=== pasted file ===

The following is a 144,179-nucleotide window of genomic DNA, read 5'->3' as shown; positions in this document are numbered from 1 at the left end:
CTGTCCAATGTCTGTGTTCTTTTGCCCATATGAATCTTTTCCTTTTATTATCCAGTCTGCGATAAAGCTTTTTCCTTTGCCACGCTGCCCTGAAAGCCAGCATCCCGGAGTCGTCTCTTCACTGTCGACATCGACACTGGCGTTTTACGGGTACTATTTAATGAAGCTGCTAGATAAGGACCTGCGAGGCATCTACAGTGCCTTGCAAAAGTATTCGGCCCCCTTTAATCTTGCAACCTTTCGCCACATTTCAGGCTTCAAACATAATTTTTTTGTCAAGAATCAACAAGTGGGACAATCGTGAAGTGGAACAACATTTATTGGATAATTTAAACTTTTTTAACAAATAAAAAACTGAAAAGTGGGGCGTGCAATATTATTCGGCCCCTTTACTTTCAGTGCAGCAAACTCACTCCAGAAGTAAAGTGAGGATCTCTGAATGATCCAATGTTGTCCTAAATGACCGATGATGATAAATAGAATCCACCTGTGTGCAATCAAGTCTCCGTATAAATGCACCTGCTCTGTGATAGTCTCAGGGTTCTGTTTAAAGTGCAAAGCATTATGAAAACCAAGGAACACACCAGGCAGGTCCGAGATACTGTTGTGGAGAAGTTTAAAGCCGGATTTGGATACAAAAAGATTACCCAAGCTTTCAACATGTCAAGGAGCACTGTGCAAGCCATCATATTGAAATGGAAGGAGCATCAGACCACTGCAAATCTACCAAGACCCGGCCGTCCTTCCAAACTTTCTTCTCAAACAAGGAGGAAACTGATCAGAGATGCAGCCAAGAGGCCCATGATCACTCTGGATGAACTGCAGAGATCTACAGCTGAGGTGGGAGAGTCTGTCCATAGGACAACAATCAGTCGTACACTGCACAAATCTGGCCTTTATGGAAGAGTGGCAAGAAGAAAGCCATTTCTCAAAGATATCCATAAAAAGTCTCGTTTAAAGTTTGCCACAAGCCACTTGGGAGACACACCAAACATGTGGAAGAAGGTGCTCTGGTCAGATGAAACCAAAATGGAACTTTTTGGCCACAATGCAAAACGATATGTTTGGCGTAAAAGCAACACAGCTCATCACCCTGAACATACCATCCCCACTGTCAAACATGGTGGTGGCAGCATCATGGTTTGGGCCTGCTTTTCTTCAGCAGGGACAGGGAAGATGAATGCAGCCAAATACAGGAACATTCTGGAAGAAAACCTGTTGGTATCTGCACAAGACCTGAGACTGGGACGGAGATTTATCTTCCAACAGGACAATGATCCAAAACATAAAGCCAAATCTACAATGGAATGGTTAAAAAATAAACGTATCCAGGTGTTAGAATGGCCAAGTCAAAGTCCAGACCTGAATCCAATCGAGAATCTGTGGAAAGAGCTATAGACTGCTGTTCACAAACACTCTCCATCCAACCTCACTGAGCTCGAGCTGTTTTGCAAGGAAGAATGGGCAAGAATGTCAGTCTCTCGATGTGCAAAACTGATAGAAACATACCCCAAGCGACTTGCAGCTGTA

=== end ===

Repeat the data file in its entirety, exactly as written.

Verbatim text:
The following is a 144,179-nucleotide window of genomic DNA, read 5'->3' as shown; positions in this document are numbered from 1 at the left end:
CTGTCCAATGTCTGTGTTCTTTTGCCCATATGAATCTTTTCCTTTTATTATCCAGTCTGCGATAAAGCTTTTTCCTTTGCCACGCTGCCCTGAAAGCCAGCATCCCGGAGTCGTCTCTTCACTGTCGACATCGACACTGGCGTTTTACGGGTACTATTTAATGAAGCTGCTAGATAAGGACCTGCGAGGCATCTACAGTGCCTTGCAAAAGTATTCGGCCCCCTTTAATCTTGCAACCTTTCGCCACATTTCAGGCTTCAAACATAATTTTTTTGTCAAGAATCAACAAGTGGGACAATCGTGAAGTGGAACAACATTTATTGGATAATTTAAACTTTTTTAACAAATAAAAAACTGAAAAGTGGGGCGTGCAATATTATTCGGCCCCTTTACTTTCAGTGCAGCAAACTCACTCCAGAAGTAAAGTGAGGATCTCTGAATGATCCAATGTTGTCCTAAATGACCGATGATGATAAATAGAATCCACCTGTGTGCAATCAAGTCTCCGTATAAATGCACCTGCTCTGTGATAGTCTCAGGGTTCTGTTTAAAGTGCAAAGCATTATGAAAACCAAGGAACACACCAGGCAGGTCCGAGATACTGTTGTGGAGAAGTTTAAAGCCGGATTTGGATACAAAAAGATTACCCAAGCTTTCAACATGTCAAGGAGCACTGTGCAAGCCATCATATTGAAATGGAAGGAGCATCAGACCACTGCAAATCTACCAAGACCCGGCCGTCCTTCCAAACTTTCTTCTCAAACAAGGAGGAAACTGATCAGAGATGCAGCCAAGAGGCCCATGATCACTCTGGATGAACTGCAGAGATCTACAGCTGAGGTGGGAGAGTCTGTCCATAGGACAACAATCAGTCGTACACTGCACAAATCTGGCCTTTATGGAAGAGTGGCAAGAAGAAAGCCATTTCTCAAAGATATCCATAAAAAGTCTCGTTTAAAGTTTGCCACAAGCCACTTGGGAGACACACCAAACATGTGGAAGAAGGTGCTCTGGTCAGATGAAACCAAAATGGAACTTTTTGGCCACAATGCAAAACGATATGTTTGGCGTAAAAGCAACACAGCTCATCACCCTGAACATACCATCCCCACTGTCAAACATGGTGGTGGCAGCATCATGGTTTGGGCCTGCTTTTCTTCAGCAGGGACAGGGAAGATGAATGCAGCCAAATACAGGAACATTCTGGAAGAAAACCTGTTGGTATCTGCACAAGACCTGAGACTGGGACGGAGATTTATCTTCCAACAGGACAATGATCCAAAACATAAAGCCAAATCTACAATGGAATGGTTAAAAAATAAACGTATCCAGGTGTTAGAATGGCCAAGTCAAAGTCCAGACCTGAATCCAATCGAGAATCTGTGGAAAGAGCTATAGACTGCTGTTCACAAACACTCTCCATCCAACCTCACTGAGCTCGAGCTGTTTTGCAAGGAAGAATGGGCAAGAATGTCAGTCTCTCGATGTGCAAAACTGATAGAAACATACCCCAAGCGACTTGCAGCTGTA